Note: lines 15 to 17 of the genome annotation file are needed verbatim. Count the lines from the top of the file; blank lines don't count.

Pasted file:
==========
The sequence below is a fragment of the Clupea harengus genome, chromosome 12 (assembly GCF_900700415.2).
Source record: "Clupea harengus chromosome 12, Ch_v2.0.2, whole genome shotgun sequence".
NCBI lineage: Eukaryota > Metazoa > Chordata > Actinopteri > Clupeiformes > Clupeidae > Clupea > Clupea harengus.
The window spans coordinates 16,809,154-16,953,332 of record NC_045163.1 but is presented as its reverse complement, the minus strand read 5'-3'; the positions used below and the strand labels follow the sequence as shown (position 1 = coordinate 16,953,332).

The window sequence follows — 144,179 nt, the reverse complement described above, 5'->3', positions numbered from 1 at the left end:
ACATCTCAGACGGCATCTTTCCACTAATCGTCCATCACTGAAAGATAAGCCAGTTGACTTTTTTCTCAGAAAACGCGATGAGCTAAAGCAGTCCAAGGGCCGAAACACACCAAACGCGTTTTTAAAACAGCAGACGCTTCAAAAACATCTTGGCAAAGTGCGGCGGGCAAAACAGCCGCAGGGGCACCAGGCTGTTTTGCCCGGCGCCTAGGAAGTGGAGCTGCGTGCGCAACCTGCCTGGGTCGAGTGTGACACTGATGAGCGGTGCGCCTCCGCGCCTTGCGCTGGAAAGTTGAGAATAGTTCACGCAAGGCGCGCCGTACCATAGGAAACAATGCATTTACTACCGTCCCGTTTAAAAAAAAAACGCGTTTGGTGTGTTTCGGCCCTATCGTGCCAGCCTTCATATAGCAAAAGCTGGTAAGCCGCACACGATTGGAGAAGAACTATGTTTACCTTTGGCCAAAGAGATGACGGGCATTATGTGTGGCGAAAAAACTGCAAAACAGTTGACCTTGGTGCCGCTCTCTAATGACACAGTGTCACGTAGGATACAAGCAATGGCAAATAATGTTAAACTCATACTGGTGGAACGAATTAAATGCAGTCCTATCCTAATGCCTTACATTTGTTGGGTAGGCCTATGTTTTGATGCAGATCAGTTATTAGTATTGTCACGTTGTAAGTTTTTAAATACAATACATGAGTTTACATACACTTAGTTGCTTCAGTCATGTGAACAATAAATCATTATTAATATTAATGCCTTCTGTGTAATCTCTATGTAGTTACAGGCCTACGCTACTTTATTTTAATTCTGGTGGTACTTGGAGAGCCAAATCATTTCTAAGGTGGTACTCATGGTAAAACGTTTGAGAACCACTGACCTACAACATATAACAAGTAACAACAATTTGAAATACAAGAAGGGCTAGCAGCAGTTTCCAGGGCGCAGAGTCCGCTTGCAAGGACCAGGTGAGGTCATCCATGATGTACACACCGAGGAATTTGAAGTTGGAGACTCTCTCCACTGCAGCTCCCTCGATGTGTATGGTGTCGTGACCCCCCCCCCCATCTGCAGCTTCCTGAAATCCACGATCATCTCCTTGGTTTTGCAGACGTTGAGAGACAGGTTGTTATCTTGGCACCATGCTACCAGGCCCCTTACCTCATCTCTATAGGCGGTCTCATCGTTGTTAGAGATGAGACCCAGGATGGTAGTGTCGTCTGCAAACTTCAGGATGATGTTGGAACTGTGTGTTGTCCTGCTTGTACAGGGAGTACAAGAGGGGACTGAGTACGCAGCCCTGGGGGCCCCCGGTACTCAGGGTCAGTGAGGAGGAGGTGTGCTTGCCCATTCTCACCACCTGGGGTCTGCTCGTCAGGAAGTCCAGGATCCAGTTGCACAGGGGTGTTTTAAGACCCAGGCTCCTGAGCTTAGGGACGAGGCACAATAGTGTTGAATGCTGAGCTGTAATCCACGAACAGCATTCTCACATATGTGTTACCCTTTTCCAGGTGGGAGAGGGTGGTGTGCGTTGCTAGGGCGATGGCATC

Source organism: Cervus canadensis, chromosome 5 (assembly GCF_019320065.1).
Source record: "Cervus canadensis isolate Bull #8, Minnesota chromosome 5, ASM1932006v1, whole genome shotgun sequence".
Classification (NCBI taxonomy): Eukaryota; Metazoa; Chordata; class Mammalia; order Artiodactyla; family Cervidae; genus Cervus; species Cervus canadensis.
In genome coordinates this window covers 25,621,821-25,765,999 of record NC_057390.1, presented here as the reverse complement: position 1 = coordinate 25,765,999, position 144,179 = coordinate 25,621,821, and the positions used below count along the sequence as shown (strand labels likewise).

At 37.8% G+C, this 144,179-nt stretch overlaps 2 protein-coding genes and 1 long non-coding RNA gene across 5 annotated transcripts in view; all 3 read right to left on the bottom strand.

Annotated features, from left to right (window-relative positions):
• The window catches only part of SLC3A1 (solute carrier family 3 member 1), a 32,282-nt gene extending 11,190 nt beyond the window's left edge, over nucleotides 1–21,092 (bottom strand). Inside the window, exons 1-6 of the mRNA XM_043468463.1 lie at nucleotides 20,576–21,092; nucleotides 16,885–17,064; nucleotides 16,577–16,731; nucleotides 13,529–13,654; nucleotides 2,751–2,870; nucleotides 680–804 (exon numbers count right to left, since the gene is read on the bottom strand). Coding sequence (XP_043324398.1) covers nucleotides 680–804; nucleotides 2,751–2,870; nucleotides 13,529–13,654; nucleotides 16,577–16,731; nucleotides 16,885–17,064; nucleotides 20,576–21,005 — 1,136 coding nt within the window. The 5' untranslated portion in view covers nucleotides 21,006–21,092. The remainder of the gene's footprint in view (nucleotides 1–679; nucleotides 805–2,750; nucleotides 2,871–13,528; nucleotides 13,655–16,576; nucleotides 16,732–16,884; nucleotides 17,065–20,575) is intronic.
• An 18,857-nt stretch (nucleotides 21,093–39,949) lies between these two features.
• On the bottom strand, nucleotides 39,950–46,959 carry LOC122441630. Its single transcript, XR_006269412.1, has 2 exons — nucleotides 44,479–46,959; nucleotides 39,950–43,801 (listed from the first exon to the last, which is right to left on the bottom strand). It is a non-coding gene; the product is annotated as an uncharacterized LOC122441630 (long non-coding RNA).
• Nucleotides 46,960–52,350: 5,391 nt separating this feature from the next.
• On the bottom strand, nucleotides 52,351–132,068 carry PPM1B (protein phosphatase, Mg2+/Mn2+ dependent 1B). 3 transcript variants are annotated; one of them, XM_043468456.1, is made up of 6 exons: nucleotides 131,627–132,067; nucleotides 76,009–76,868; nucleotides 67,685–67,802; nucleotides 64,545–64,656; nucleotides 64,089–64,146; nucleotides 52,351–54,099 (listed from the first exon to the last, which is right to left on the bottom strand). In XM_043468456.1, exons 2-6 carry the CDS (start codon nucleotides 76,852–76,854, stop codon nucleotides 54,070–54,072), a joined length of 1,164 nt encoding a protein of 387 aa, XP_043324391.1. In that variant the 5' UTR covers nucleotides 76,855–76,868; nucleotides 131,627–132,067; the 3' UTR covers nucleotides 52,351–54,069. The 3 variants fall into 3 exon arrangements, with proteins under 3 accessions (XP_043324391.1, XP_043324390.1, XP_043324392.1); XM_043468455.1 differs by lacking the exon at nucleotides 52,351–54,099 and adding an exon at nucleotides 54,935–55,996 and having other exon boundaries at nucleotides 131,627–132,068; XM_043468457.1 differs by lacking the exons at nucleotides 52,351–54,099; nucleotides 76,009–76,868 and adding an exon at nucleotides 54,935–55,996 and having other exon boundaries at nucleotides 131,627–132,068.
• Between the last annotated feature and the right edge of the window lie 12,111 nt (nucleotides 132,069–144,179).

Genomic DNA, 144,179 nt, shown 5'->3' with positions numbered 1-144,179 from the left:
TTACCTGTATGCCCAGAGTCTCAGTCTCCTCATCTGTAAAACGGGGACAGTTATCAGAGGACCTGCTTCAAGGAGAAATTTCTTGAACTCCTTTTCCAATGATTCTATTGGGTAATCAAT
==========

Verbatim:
• On the bottom strand, nucleotides 39,950–46,959 carry LOC122441630. Its single transcript, XR_006269412.1, has 2 exons — nucleotides 44,479–46,959; nucleotides 39,950–43,801 (listed from the first exon to the last, which is right to left on the bottom strand). It is a non-coding gene; the product is annotated as an uncharacterized LOC122441630 (long non-coding RNA).
• Nucleotides 46,960–52,350: 5,391 nt separating this feature from the next.
• On the bottom strand, nucleotides 52,351–132,068 carry PPM1B (protein phosphatase, Mg2+/Mn2+ dependent 1B). 3 transcript variants are annotated; one of them, XM_043468456.1, is made up of 6 exons: nucleotides 131,627–132,067; nucleotides 76,009–76,868; nucleotides 67,685–67,802; nucleotides 64,545–64,656; nucleotides 64,089–64,146; nucleotides 52,351–54,099 (listed from the first exon to the last, which is right to left on the bottom strand). In XM_043468456.1, exons 2-6 carry the CDS (start codon nucleotides 76,852–76,854, stop codon nucleotides 54,070–54,072), a joined length of 1,164 nt encoding a protein of 387 aa, XP_043324391.1. In that variant the 5' UTR covers nucleotides 76,855–76,868; nucleotides 131,627–132,067; the 3' UTR covers nucleotides 52,351–54,069. The 3 variants fall into 3 exon arrangements, with proteins under 3 accessions (XP_043324391.1, XP_043324390.1, XP_043324392.1); XM_043468455.1 differs by lacking the exon at nucleotides 52,351–54,099 and adding an exon at nucleotides 54,935–55,996 and having other exon boundaries at nucleotides 131,627–132,068; XM_043468457.1 differs by lacking the exons at nucleotides 52,351–54,099; nucleotides 76,009–76,868 and adding an exon at nucleotides 54,935–55,996 and having other exon boundaries at nucleotides 131,627–132,068.